Second, artificial intelligence, machine learning, and neural networks have come of age and are now able to help machines parse our sentences and comprehend every human accent, every word we say to them. This capability to understand leads to more efficient interaction between our voices and the devices we talk to.

There are more than 2 billion monthly active users of Android around the globe.02

That gives Google a treasure trove of voice data that is being used to improve the accuracy of its apps in understanding verbal commands and voice search. As a personal assistant for Android, the Google app is one of the top virtual assistant apps around because it has so much voice data to draw insight from.

Speech Enhances the Mobile Experience
Finally, speech is the perfect interface for mobile devices. Consider how busy the average adult is. We’re on the go all the time, with devices that are steadily increasing in screen size but which never fully allow for a comfortable typing experience.

Voice commands allow us to access our content and our apps while moving around, while on the road, or when our hands are full (literally).

The Benefits of the Voice Command App

Voice search is a huge functionality that everyone is coming to expect, especially from IoT (Internet of Things) related apps. Why even bother typing when you can fire up voice search in a personal assistant app when you’re busy cooking?

Speed of communication is another benefit. Anyone who has dictated a text message while in the car knows this is true. And if you’ve used the built-in dictation functionality in Google Docs you know how easy it is to type an entire paragraph of text without even touching the keyboard.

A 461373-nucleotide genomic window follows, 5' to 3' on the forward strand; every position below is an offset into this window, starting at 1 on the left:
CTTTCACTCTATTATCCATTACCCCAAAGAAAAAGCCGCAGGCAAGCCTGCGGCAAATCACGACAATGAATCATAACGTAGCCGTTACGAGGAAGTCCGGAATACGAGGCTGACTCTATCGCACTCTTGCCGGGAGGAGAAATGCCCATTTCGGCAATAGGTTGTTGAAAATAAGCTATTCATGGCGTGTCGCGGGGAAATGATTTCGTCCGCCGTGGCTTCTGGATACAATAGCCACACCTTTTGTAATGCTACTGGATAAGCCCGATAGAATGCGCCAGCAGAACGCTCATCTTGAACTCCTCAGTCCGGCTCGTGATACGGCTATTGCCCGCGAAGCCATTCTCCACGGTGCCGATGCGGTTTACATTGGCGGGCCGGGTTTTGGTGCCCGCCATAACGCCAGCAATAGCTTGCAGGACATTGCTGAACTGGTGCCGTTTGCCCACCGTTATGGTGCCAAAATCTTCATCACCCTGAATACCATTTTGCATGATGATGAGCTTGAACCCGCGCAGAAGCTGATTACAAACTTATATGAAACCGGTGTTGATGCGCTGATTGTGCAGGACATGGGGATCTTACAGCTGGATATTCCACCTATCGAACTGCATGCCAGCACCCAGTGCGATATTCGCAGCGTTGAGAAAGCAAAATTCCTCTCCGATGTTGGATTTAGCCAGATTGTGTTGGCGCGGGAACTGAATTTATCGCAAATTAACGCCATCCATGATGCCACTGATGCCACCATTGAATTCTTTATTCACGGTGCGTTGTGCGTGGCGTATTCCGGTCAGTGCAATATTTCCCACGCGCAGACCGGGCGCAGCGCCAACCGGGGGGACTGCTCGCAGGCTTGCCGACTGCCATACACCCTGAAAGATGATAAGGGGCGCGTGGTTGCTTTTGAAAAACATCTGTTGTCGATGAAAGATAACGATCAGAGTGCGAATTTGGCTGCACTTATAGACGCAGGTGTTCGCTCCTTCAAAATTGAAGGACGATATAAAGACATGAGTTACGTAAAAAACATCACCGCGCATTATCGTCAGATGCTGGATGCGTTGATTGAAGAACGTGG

voice command app - 50% of all searches will be voice

Examples of How Voice is Changing Marketing

For mobile marketers, voice search is slowly and steadily changing the game. Consider these stats:

20% of all searches across the Google app and Android devices are currently voice, according to Google.03

50% of all searches will be voice searches by 2020, according to comScore.04

By 2020, 30% of all web browsing will be done without a screen, according to Gartner.05

If marketers are to be effective in the age of voice, they have to start optimizing their content with these virtual assistant apps in mind.

Take a look at some of these examples.

Amazon Echo allows you to ask Alexa for an Uber ride. You can then receive voice updates in real time on where your Uber ride is. You can even cancel via voice command.

iOS 12’s recent release has brought in a deluge of apps that now support the Siri Shortcuts suggestions feature.06 This means there are many more iOS apps that you can use voice commands with, including:

  • Twitter: create a new tweet, check what’s happening